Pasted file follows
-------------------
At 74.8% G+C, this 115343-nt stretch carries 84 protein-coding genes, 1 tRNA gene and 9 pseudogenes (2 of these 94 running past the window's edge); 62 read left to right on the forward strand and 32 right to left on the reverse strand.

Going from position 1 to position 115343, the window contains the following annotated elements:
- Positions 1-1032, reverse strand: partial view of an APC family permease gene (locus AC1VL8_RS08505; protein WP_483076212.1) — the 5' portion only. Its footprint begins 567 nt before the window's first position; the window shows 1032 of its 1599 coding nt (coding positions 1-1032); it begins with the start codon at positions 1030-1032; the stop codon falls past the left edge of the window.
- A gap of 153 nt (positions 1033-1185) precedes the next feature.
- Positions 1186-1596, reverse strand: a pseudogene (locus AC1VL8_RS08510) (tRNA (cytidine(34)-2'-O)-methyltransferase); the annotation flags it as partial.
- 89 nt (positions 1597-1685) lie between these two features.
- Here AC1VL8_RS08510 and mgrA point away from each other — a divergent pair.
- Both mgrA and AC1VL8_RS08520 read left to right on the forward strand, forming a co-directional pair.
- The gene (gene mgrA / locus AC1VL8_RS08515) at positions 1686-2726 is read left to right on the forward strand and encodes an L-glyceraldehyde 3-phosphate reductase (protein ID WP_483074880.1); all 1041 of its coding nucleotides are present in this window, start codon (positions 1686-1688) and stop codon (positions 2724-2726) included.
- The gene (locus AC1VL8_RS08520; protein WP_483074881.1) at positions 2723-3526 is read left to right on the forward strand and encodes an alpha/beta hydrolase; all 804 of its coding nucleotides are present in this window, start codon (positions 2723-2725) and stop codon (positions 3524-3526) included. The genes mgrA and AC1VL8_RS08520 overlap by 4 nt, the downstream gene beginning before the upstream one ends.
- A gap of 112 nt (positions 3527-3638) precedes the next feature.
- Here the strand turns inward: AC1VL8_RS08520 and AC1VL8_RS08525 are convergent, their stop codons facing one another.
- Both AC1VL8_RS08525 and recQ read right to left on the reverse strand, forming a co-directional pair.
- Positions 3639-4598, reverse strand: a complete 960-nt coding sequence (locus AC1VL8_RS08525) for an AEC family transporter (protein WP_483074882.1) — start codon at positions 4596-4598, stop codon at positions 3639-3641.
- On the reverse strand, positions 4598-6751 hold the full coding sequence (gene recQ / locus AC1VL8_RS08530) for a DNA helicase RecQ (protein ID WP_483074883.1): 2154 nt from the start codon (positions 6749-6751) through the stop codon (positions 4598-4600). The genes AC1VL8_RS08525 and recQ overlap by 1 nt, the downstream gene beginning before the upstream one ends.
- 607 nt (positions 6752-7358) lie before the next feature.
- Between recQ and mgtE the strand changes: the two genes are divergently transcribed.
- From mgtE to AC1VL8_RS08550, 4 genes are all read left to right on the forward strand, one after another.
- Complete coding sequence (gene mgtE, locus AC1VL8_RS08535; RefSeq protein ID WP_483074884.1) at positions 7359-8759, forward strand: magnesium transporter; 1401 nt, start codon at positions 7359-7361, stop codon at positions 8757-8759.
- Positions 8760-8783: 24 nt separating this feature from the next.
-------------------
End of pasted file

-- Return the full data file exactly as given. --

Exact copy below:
At 74.8% G+C, this 115343-nt stretch carries 84 protein-coding genes, 1 tRNA gene and 9 pseudogenes (2 of these 94 running past the window's edge); 62 read left to right on the forward strand and 32 right to left on the reverse strand.

Going from position 1 to position 115343, the window contains the following annotated elements:
- Positions 1-1032, reverse strand: partial view of an APC family permease gene (locus AC1VL8_RS08505; protein WP_483076212.1) — the 5' portion only. Its footprint begins 567 nt before the window's first position; the window shows 1032 of its 1599 coding nt (coding positions 1-1032); it begins with the start codon at positions 1030-1032; the stop codon falls past the left edge of the window.
- A gap of 153 nt (positions 1033-1185) precedes the next feature.
- Positions 1186-1596, reverse strand: a pseudogene (locus AC1VL8_RS08510) (tRNA (cytidine(34)-2'-O)-methyltransferase); the annotation flags it as partial.
- 89 nt (positions 1597-1685) lie between these two features.
- Here AC1VL8_RS08510 and mgrA point away from each other — a divergent pair.
- Both mgrA and AC1VL8_RS08520 read left to right on the forward strand, forming a co-directional pair.
- The gene (gene mgrA / locus AC1VL8_RS08515) at positions 1686-2726 is read left to right on the forward strand and encodes an L-glyceraldehyde 3-phosphate reductase (protein ID WP_483074880.1); all 1041 of its coding nucleotides are present in this window, start codon (positions 1686-1688) and stop codon (positions 2724-2726) included.
- The gene (locus AC1VL8_RS08520; protein WP_483074881.1) at positions 2723-3526 is read left to right on the forward strand and encodes an alpha/beta hydrolase; all 804 of its coding nucleotides are present in this window, start codon (positions 2723-2725) and stop codon (positions 3524-3526) included. The genes mgrA and AC1VL8_RS08520 overlap by 4 nt, the downstream gene beginning before the upstream one ends.
- A gap of 112 nt (positions 3527-3638) precedes the next feature.
- Here the strand turns inward: AC1VL8_RS08520 and AC1VL8_RS08525 are convergent, their stop codons facing one another.
- Both AC1VL8_RS08525 and recQ read right to left on the reverse strand, forming a co-directional pair.
- Positions 3639-4598, reverse strand: a complete 960-nt coding sequence (locus AC1VL8_RS08525) for an AEC family transporter (protein WP_483074882.1) — start codon at positions 4596-4598, stop codon at positions 3639-3641.
- On the reverse strand, positions 4598-6751 hold the full coding sequence (gene recQ / locus AC1VL8_RS08530) for a DNA helicase RecQ (protein ID WP_483074883.1): 2154 nt from the start codon (positions 6749-6751) through the stop codon (positions 4598-4600). The genes AC1VL8_RS08525 and recQ overlap by 1 nt, the downstream gene beginning before the upstream one ends.
- 607 nt (positions 6752-7358) lie before the next feature.
- Between recQ and mgtE the strand changes: the two genes are divergently transcribed.
- From mgtE to AC1VL8_RS08550, 4 genes are all read left to right on the forward strand, one after another.
- Complete coding sequence (gene mgtE, locus AC1VL8_RS08535; RefSeq protein ID WP_483074884.1) at positions 7359-8759, forward strand: magnesium transporter; 1401 nt, start codon at positions 7359-7361, stop codon at positions 8757-8759.
- Positions 8760-8783: 24 nt separating this feature from the next.